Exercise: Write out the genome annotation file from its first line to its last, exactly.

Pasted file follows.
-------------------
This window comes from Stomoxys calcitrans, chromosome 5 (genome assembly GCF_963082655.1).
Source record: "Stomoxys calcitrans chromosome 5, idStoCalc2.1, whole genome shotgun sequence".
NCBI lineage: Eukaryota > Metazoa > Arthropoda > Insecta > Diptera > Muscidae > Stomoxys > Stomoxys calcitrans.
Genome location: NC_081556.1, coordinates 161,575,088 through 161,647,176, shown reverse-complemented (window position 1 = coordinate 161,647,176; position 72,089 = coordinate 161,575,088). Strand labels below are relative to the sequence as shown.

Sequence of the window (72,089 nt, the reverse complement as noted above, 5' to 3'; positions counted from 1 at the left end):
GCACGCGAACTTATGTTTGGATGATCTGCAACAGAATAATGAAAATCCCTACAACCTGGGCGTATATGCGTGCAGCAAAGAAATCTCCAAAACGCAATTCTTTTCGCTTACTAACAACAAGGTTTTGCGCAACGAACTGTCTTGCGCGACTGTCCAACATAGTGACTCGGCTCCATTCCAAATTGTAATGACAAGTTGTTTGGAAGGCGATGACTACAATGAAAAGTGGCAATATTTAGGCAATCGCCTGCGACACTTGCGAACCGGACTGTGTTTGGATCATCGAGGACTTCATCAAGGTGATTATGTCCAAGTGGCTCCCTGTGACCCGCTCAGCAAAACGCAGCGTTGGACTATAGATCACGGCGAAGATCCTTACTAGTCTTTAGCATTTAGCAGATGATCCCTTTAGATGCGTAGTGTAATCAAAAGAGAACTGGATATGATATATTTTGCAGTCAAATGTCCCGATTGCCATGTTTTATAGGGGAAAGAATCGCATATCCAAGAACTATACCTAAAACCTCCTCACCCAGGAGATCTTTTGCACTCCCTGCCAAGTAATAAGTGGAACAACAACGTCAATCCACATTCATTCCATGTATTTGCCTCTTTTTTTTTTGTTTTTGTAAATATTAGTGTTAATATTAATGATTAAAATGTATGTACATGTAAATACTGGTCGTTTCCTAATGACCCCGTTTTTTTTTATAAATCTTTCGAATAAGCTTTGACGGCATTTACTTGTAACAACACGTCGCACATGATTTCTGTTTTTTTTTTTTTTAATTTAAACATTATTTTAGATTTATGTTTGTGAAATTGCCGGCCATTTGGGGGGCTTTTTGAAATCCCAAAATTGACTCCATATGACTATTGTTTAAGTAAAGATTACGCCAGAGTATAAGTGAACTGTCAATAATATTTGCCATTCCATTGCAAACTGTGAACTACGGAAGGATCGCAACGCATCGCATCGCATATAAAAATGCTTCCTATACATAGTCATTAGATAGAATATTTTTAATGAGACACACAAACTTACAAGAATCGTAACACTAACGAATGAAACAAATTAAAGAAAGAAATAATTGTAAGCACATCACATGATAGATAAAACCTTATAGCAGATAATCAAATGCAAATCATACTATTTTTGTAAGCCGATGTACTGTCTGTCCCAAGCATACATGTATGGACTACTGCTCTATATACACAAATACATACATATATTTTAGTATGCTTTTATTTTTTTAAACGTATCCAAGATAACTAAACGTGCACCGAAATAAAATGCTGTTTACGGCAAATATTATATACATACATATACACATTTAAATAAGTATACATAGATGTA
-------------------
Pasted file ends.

This window comes from Stomoxys calcitrans, chromosome 5 (genome assembly GCF_963082655.1).
Source record: "Stomoxys calcitrans chromosome 5, idStoCalc2.1, whole genome shotgun sequence".
NCBI lineage: Eukaryota > Metazoa > Arthropoda > Insecta > Diptera > Muscidae > Stomoxys > Stomoxys calcitrans.
Genome location: NC_081556.1, coordinates 161,575,088 through 161,647,176, shown reverse-complemented (window position 1 = coordinate 161,647,176; position 72,089 = coordinate 161,575,088). Strand labels below are relative to the sequence as shown.

Sequence of the window (72,089 nt, the reverse complement as noted above, 5' to 3'; positions counted from 1 at the left end):
GCACGCGAACTTATGTTTGGATGATCTGCAACAGAATAATGAAAATCCCTACAACCTGGGCGTATATGCGTGCAGCAAAGAAATCTCCAAAACGCAATTCTTTTCGCTTACTAACAACAAGGTTTTGCGCAACGAACTGTCTTGCGCGACTGTCCAACATAGTGACTCGGCTCCATTCCAAATTGTAATGACAAGTTGTTTGGAAGGCGATGACTACAATGAAAAGTGGCAATATTTAGGCAATCGCCTGCGACACTTGCGAACCGGACTGTGTTTGGATCATCGAGGACTTCATCAAGGTGATTATGTCCAAGTGGCTCCCTGTGACCCGCTCAGCAAAACGCAGCGTTGGACTATAGATCACGGCGAAGATCCTTACTAGTCTTTAGCATTTAGCAGATGATCCCTTTAGATGCGTAGTGTAATCAAAAGAGAACTGGATATGATATATTTTGCAGTCAAATGTCCCGATTGCCATGTTTTATAGGGGAAAGAATCGCATATCCAAGAACTATACCTAAAACCTCCTCACCCAGGAGATCTTTTGCACTCCCTGCCAAGTAATAAGTGGAACAACAACGTCAATCCACATTCATTCCATGTATTTGCCTCTTTTTTTTTTGTTTTTGTAAATATTAGTGTTAATATTAATGATTAAAATGTATGTACATGTAAATACTGGTCGTTTCCTAATGACCCCGTTTTTTTTTATAAATCTTTCGAATAAGCTTTGACGGCATTTACTTGTAACAACACGTCGCACATGATTTCTGTTTTTTTTTTTTTTAATTTAAACATTATTTTAGATTTATGTTTGTGAAATTGCCGGCCATTTGGGGGGCTTTTTGAAATCCCAAAATTGACTCCATATGACTATTGTTTAAGTAAAGATTACGCCAGAGTATAAGTGAACTGTCAATAATATTTGCCATTCCATTGCAAACTGTGAACTACGGAAGGATCGCAACGCATCGCATCGCATATAAAAATGCTTCCTATACATAGTCATTAGATAGAATATTTTTAATGAGACACACAAACTTACAAGAATCGTAACACTAACGAATGAAACAAATTAAAGAAAGAAATAATTGTAAGCACATCACATGATAGATAAAACCTTATAGCAGATAATCAAATGCAAATCATACTATTTTTGTAAGCCGATGTACTGTCTGTCCCAAGCATACATGTATGGACTACTGCTCTATATACACAAATACATACATATATTTTAGTATGCTTTTATTTTTTTAAACGTATCCAAGATAACTAAACGTGCACCGAAATAAAATGCTGTTTACGGCAAATATTATATACATACATATACACATTTAAATAAGTATACATAGATGTA